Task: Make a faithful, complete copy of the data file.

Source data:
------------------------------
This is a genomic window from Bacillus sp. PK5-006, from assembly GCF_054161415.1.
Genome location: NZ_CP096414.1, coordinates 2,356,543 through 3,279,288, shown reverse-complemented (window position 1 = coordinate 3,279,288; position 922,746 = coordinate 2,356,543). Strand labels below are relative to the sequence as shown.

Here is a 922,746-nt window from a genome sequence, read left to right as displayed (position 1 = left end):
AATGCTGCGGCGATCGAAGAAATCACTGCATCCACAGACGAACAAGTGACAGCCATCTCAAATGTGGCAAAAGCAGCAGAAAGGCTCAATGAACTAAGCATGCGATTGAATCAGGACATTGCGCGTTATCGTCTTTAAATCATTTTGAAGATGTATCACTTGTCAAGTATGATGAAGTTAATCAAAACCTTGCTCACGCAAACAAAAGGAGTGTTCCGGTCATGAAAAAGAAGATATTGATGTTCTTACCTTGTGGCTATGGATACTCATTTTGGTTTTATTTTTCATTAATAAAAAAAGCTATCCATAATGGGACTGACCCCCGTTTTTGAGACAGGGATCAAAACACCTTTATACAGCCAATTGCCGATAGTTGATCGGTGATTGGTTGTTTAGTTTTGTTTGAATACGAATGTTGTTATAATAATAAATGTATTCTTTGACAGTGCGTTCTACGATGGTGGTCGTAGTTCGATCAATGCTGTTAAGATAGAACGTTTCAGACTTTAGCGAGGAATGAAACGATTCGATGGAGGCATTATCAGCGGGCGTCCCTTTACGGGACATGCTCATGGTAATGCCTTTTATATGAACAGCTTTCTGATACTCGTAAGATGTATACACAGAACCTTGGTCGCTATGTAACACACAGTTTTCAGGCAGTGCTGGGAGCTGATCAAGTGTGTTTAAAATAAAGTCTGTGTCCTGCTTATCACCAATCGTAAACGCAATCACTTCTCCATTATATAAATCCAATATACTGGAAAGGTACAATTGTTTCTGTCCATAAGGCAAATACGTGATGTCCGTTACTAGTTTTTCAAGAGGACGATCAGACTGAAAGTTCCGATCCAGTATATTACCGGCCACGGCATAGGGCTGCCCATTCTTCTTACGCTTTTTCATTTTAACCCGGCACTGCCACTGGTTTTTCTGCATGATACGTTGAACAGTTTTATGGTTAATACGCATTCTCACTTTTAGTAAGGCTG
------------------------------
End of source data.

This is a genomic window from Bacillus sp. PK5-006, from assembly GCF_054161415.1.
Genome location: NZ_CP096414.1, coordinates 2,356,543 through 3,279,288, shown reverse-complemented (window position 1 = coordinate 3,279,288; position 922,746 = coordinate 2,356,543). Strand labels below are relative to the sequence as shown.

Here is a 922,746-nt window from a genome sequence, read left to right as displayed (position 1 = left end):
AATGCTGCGGCGATCGAAGAAATCACTGCATCCACAGACGAACAAGTGACAGCCATCTCAAATGTGGCAAAAGCAGCAGAAAGGCTCAATGAACTAAGCATGCGATTGAATCAGGACATTGCGCGTTATCGTCTTTAAATCATTTTGAAGATGTATCACTTGTCAAGTATGATGAAGTTAATCAAAACCTTGCTCACGCAAACAAAAGGAGTGTTCCGGTCATGAAAAAGAAGATATTGATGTTCTTACCTTGTGGCTATGGATACTCATTTTGGTTTTATTTTTCATTAATAAAAAAAGCTATCCATAATGGGACTGACCCCCGTTTTTGAGACAGGGATCAAAACACCTTTATACAGCCAATTGCCGATAGTTGATCGGTGATTGGTTGTTTAGTTTTGTTTGAATACGAATGTTGTTATAATAATAAATGTATTCTTTGACAGTGCGTTCTACGATGGTGGTCGTAGTTCGATCAATGCTGTTAAGATAGAACGTTTCAGACTTTAGCGAGGAATGAAACGATTCGATGGAGGCATTATCAGCGGGCGTCCCTTTACGGGACATGCTCATGGTAATGCCTTTTATATGAACAGCTTTCTGATACTCGTAAGATGTATACACAGAACCTTGGTCGCTATGTAACACACAGTTTTCAGGCAGTGCTGGGAGCTGATCAAGTGTGTTTAAAATAAAGTCTGTGTCCTGCTTATCACCAATCGTAAACGCAATCACTTCTCCATTATATAAATCCAATATACTGGAAAGGTACAATTGTTTCTGTCCATAAGGCAAATACGTGATGTCCGTTACTAGTTTTTCAAGAGGACGATCAGACTGAAAGTTCCGATCCAGTATATTACCGGCCACGGCATAGGGCTGCCCATTCTTCTTACGCTTTTTCATTTTAACCCGGCACTGCCACTGGTTTTTCTGCATGATACGTTGAACAGTTTTATGGTTAATACGCATTCTCACTTTTAGTAAGGCTG